In performance studies, texts, architecture, visual arts, or any other item or artifact of art or culture are not studied as such. When texts, architecture, visual arts, or anything else are looked at by performance studies, they are studied “as” performances. That is, they are regarded as practices, events, and behaviors, not as “objects” or “things.” (Schechner 2002, x)
Such a privileging of the eventness and performance-like character of “objects” and “things”—that is, nonhuman, nonliving bodies—can be more clearly understood by looking at the ways in which “object” has been used in philosophy. At one point in his book A Hegel Dictionary, for instance, Michael Inwood traces the history of the concept of object from its origin in the Latin objectum (past participle of objicere, “to throw before or over against”) to its use in Hegelian philosophy. According to Inwood, Objekt was given the sense of “something thrown before, or over against, the mind” for the first time in the 18th century by German philosopher Christian Wolff, despite the fact that the German language also had a native word for object, Gegenstand, “what stands over against” (Inwood 1992, 203). Later, both words appeared in Hegel’s work but each with its own meaning: whilst Gegenstand stood, in Hegel, for an intentional object, i.e. an object as it is given in experience, Objekt stood for an object which is, at least initially, independent from one’s experience of it (204).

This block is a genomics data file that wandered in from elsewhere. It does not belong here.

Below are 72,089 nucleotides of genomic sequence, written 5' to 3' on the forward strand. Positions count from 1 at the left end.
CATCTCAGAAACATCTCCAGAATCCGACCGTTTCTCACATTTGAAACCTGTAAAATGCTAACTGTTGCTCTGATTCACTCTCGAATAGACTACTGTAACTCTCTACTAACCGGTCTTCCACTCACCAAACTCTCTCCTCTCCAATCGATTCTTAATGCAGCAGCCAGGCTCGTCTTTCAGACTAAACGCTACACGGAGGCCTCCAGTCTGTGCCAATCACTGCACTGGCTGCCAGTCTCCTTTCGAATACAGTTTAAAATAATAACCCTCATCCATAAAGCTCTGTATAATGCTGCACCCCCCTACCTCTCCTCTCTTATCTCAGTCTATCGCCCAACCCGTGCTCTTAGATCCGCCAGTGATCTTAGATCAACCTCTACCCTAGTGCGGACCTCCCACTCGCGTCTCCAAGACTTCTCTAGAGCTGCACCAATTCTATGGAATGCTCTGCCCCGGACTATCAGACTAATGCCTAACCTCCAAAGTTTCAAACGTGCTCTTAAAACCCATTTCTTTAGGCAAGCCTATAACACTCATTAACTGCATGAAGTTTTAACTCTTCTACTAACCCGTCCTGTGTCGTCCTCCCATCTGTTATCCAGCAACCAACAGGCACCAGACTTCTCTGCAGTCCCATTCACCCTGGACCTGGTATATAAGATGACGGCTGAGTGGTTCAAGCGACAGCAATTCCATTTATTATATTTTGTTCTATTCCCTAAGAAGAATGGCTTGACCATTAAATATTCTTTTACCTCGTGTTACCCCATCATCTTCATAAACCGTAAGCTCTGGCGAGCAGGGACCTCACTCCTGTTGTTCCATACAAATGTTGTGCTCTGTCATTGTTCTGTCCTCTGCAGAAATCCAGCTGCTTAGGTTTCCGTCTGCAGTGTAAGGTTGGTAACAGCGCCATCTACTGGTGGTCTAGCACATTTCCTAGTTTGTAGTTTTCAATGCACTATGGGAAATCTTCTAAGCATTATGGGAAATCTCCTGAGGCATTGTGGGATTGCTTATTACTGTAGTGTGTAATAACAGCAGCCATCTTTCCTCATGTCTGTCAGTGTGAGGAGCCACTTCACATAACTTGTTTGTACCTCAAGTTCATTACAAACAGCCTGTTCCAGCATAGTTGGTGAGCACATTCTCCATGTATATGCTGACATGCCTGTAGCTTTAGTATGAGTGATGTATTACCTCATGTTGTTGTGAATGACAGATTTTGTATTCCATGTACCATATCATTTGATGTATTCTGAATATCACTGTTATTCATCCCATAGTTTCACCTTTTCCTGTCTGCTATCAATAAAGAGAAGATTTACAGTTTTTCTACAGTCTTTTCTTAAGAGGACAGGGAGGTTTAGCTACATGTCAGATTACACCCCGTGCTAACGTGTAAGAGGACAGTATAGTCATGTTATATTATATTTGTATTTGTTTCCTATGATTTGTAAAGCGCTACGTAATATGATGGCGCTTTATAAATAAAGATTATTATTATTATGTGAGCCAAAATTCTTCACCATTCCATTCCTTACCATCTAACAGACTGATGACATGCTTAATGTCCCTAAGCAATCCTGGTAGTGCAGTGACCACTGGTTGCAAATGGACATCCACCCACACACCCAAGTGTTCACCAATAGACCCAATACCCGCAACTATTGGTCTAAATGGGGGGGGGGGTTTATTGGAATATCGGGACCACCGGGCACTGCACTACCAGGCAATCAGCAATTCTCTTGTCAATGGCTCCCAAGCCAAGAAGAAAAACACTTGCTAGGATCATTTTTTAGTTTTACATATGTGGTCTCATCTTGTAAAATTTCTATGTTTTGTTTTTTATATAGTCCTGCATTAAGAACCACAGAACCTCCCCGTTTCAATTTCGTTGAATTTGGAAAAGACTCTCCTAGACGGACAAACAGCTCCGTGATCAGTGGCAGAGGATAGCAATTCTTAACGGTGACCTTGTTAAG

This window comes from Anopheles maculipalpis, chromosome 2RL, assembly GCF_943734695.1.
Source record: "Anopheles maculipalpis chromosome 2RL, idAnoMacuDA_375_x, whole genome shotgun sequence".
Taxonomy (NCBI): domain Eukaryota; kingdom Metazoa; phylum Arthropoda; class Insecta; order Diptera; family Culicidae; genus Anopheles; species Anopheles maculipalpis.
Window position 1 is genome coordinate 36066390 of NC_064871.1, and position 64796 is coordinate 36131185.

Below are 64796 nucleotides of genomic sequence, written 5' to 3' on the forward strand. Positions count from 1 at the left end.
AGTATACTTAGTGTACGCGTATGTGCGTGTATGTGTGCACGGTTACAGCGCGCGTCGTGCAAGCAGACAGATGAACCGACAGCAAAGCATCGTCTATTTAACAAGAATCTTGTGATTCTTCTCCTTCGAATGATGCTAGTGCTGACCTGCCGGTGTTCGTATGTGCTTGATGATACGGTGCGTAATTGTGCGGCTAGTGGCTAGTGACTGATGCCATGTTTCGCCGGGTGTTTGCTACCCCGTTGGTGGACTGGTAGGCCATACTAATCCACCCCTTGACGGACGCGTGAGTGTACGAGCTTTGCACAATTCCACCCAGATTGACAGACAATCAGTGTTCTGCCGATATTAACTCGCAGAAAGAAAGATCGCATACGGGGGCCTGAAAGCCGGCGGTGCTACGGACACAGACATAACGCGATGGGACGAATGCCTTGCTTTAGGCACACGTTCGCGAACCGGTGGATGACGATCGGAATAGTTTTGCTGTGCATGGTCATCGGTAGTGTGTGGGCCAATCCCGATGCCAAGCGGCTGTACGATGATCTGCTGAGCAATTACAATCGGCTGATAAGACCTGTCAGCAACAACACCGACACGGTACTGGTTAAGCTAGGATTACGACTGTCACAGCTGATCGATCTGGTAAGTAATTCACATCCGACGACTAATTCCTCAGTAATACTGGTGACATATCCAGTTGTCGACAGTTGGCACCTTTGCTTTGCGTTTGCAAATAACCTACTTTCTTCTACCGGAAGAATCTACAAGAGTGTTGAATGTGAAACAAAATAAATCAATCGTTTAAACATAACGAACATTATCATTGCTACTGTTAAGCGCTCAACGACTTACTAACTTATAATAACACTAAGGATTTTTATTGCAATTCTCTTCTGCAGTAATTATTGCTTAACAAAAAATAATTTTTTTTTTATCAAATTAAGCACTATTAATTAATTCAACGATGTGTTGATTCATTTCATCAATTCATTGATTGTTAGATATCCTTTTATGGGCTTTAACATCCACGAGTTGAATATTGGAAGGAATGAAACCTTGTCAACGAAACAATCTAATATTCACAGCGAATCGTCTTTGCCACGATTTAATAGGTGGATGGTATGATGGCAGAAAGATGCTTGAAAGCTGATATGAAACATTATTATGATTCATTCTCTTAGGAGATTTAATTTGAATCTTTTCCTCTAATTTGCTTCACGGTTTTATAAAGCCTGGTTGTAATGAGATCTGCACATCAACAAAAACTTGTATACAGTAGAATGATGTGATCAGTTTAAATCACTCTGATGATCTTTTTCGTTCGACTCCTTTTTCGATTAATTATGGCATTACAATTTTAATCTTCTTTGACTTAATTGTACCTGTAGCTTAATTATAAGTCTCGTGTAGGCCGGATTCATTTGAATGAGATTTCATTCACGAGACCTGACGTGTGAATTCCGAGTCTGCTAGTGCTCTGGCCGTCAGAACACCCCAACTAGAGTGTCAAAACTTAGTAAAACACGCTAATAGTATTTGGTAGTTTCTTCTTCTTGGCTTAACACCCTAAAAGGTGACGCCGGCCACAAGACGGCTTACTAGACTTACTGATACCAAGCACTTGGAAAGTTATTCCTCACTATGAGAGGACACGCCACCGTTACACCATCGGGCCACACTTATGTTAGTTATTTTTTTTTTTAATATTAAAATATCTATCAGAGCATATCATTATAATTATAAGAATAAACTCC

In their etymology, both the Latin and the German words for object, objectum and Gegenstand, already implied some level of performance as that which allows something to be qualified as an object—the performance of having it thrown against the mind, of having it presented or introduced into the space of one’s experience. Presentation should, here, be understood, as philosopher of science Robert Crease has put it, as “that dimension of performance which aims at achieving the presence of a phenomenon under one of its profiles” (Crease 1993, 103). In other words, through presentation, performance creates a theatron, the space of theatre that both separates and co-implies bodies that spectate and bodies that are spectated. Within such spaces, what are spectated or perceived by the mind are phenomena: informational translations of the spectated bodies.
A useful way of understanding such a theatron that performance opens up can be found in the recent metaphysical work of philosophers associated with the movement known as Object-Oriented Ontology (OOO).
OOO is a philosophical system initially developed by Graham Harman and later expanded by several other thinkers, most notably Levi Bryant (2011), Ian Bogost (2012), and Timothy Morton (2011; 2013). As a branch of what came to be broadly known as Speculative Realism (SR), OOO shares with other philosophical projects an investment in thinking the real beyond the “correlationism” of thought and world that Quentin Meillassoux identified as a feature of post-Kantian philosophy. In Meillassoux’s words:
[The] central notion of modern philosophy since Kant seems to be that of correlation. By ‘correlation’ we mean the idea according to which we only ever have access to the correlation between thinking and being, and never to either term considered apart from the other […].